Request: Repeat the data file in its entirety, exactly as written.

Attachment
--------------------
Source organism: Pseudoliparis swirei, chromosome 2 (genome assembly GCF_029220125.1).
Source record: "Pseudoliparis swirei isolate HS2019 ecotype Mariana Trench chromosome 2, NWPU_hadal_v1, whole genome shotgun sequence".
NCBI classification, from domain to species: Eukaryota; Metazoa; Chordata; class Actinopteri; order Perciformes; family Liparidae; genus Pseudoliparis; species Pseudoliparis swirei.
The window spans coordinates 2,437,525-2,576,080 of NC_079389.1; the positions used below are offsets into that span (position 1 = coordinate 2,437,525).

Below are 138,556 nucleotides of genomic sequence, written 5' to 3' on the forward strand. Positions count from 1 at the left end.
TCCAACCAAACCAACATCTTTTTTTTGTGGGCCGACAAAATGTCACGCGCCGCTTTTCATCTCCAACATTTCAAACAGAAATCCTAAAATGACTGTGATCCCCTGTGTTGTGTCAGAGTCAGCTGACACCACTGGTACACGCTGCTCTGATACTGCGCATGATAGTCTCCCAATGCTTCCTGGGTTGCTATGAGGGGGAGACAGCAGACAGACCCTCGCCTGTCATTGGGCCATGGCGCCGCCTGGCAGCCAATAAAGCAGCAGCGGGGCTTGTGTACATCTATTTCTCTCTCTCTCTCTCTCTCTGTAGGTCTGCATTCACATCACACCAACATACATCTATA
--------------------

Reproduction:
Source organism: Pseudoliparis swirei, chromosome 2 (genome assembly GCF_029220125.1).
Source record: "Pseudoliparis swirei isolate HS2019 ecotype Mariana Trench chromosome 2, NWPU_hadal_v1, whole genome shotgun sequence".
NCBI classification, from domain to species: Eukaryota; Metazoa; Chordata; class Actinopteri; order Perciformes; family Liparidae; genus Pseudoliparis; species Pseudoliparis swirei.
The window spans coordinates 2,437,525-2,576,080 of NC_079389.1; the positions used below are offsets into that span (position 1 = coordinate 2,437,525).

Below are 138,556 nucleotides of genomic sequence, written 5' to 3' on the forward strand. Positions count from 1 at the left end.
TCCAACCAAACCAACATCTTTTTTTTGTGGGCCGACAAAATGTCACGCGCCGCTTTTCATCTCCAACATTTCAAACAGAAATCCTAAAATGACTGTGATCCCCTGTGTTGTGTCAGAGTCAGCTGACACCACTGGTACACGCTGCTCTGATACTGCGCATGATAGTCTCCCAATGCTTCCTGGGTTGCTATGAGGGGGAGACAGCAGACAGACCCTCGCCTGTCATTGGGCCATGGCGCCGCCTGGCAGCCAATAAAGCAGCAGCGGGGCTTGTGTACATCTATTTCTCTCTCTCTCTCTCTCTCTGTAGGTCTGCATTCACATCACACCAACATACATCTATA